At others, the opposite bank was a bit too far away for a bridge.

00410

We had to crowd with the motobikes in the ferries to get across. Aside from the usual chickens, ducks and vegetables, one even carried live fish in a makeshift waxed canvas tank.

00403

The river was their livelihood and people lived along the river even if it meant building their houses on stilts. No matter if there wasn’t land in the front, a hanging garden did the trick.

00396

Others grew their garden on the balconies, like this house with its dragonfruit cacti creeping down towards the water.

00391

Further away from the river were places of worship, like this Khmer temple that looked like it had been transplanted from Cambodia.

00408

This area being close to Cambodia, there was a significant Khmer minority here. Some of the Buddhist temples I saw in this area were of quite a different style from the other Mahayana temples I’d seen in Vietnam. This was definitely closer to the Thai and Lao style temples…

00407

… even down to the saffron-robed monks running the temple.

00409

There was also a scattering of other places of worship, like this church here. It looked a little incongruous rising elegantly from the rather scruffy stilt huts along the river.

00395

As part of the tour, we were taken to see some of the cottage industries. One of them was food manufacture. Here, ladies patiently worked over wood fires making rice paper by hand.

00398

Others tempered melted coconut sugar to make rich caramelly coconut candy.

00399

And men did the grunt work of pressing popped rice into blocks which would then be coated in syrup and cut into crispy-crunchy sugary snacks.

00400

It was lovely wandering through the little hamlets in the area, passing under gardens and other topiary.

00402

And also chancing on a wedding banquet, where the happy couple was happy to let tourists take pictures of them on their big day.

00448

There were also some quiet backwaters…

00441

… which weren’t so quiet when children popped out of nowhere screaming “hello hello!” at passing tourist boats.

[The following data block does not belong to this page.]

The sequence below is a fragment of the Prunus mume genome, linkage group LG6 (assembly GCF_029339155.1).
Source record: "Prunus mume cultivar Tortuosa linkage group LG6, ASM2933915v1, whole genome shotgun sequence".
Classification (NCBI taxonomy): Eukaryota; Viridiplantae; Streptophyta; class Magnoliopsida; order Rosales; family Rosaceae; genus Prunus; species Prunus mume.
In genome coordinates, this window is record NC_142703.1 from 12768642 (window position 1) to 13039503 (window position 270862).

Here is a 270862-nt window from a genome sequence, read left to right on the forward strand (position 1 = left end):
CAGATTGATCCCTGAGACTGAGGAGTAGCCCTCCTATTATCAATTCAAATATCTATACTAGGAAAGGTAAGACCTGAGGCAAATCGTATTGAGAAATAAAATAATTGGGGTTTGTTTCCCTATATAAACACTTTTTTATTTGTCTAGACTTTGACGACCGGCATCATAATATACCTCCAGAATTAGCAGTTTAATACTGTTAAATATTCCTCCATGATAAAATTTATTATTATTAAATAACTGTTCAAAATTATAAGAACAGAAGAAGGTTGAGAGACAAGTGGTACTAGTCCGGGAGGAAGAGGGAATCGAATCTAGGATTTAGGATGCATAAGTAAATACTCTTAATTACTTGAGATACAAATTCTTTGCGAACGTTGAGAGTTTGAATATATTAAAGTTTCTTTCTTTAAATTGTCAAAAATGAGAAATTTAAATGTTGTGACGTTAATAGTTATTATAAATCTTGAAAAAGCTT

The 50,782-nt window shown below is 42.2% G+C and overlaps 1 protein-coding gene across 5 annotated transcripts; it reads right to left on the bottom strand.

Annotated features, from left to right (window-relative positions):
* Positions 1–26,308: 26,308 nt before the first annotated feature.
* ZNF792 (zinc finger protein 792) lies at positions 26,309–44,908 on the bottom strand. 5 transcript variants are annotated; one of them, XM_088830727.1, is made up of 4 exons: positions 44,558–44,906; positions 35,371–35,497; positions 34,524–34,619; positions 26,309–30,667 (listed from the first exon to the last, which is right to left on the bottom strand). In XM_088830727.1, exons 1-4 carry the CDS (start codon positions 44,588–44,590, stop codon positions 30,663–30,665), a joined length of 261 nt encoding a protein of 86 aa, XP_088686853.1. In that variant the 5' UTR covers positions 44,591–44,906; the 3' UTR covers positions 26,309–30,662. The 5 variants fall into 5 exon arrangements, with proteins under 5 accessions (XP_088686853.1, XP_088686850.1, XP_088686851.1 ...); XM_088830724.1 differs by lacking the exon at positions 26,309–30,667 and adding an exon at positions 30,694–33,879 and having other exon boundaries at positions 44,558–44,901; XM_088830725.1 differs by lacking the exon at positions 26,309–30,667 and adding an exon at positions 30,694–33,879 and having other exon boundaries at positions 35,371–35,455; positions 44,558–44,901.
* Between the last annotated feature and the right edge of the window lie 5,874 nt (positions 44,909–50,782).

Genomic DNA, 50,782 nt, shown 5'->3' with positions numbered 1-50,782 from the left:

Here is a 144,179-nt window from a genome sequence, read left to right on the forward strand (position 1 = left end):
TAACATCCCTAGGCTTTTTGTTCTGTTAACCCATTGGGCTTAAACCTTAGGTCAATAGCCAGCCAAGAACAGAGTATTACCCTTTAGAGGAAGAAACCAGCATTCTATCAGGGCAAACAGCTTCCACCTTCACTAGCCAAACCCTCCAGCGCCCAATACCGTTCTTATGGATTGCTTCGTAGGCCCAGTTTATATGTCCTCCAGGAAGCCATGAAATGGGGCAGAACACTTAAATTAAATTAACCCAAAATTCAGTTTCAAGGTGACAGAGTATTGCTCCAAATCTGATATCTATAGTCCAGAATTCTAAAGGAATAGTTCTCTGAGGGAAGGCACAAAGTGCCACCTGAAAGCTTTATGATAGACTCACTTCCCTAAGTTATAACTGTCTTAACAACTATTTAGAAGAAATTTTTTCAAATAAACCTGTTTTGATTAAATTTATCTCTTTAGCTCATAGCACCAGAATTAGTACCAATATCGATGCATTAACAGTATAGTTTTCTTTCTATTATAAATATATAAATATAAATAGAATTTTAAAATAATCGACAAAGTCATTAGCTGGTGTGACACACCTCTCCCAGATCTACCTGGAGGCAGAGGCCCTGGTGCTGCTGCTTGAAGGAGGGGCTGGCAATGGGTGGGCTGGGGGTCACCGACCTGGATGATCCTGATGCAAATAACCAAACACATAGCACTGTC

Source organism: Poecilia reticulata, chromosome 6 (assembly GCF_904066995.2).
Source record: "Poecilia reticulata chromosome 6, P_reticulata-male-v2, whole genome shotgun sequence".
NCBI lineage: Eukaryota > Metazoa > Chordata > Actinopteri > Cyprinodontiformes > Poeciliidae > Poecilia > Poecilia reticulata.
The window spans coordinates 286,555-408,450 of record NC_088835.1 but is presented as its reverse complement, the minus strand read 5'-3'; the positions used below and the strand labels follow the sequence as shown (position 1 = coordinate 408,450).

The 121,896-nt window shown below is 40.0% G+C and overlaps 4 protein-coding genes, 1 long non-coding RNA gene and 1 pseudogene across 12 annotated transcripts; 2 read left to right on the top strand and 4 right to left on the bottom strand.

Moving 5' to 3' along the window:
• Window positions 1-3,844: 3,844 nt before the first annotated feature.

00442

It was lovely to wave back at them…

00444

… their smiles were such a lovely lift to river experience.

00445

July in Vietnam: The Cao Dai Holy See

Page copy protected against web site content infringement by Copyscape

From Mui Ne, I moved on to Ho Chi Minh City and almost immediately found myself on a tour out to the Cao Dai Holy See. Cao Dai is a new religion founded in Tay Ninh province near Ho Chi Minh City in the 20th Century. It’s a fusion of eastern and western religions and, according to Lonely Planet, incorporates elements of Buddhism, Taoism, Christianity, Confucianism, native Vietnamese spiritualism and Islam. Services are held four times a day at midnight, 6am, noon and 6pm. It was one of these services that my tour took me to see.

The architecture of the temple, just like the religion, had a mishmash of influences. The outlying pagodas had a pastel wedding cake feel so typical of western fairy tale castle architecture yet were unmistakeably shaped like  Chinese pagodas.

00360

The main temple building was much the same, where a Muslim-inspired dome that sat on Chinese-style tiled roofs was detailed with vaguely Baroque styling and topped with a Chinese qilin (unicorn).

00361

The oddly disjointed design was somehow unified by the pastel colour scheme.

00362

Worshippers in long white gowns were starting to stream in, a stark contrast to the colourful temple. Outside, venerated saints looked benevolently down from the pastel blue sky dotted with fuzzy clouds.

00363

I couldn’t help my amusement at how the real weather was fair more threatening than the one painted on the walls, giving the temple an even more surreal feel.

00364

And just inside the temple was a large mural with Sun Yat-sen, Victor Hugo and Viet poet Nguyen Binh Khiem writing out God and Humanity, Love and Justice in French and Chinese. My mind boggled trying to figure out the link between them.

00371

The tourists then herded onto the balconies along the main sanctuaries, gawking at the blue skies and fluffy white clouds on the ceiling and the dragons plastered on the pastel pink pillars.

00365

To my delight, the priests were dressed in stark primary colours, standing out brightly from the white-garbed laypeople. Each colour represented a different branch of Cao Dai.

00366

The service commenced with lots of bowing, chanting and singing.

00367

I very much enjoyed admiring the blocks of different colours and how they contrasted beautifully with the very cool floor tiles.

00368

Too soon, the signal was given for tourists to leave, and we headed out of the temple past the choir singing dreamily, accompanied by traditional Chinese instruments.

00370

The time for the surreal was over, now it was time for war tunnels and Cu Chi.

July in Vietnam: The Cham Ruins of My Son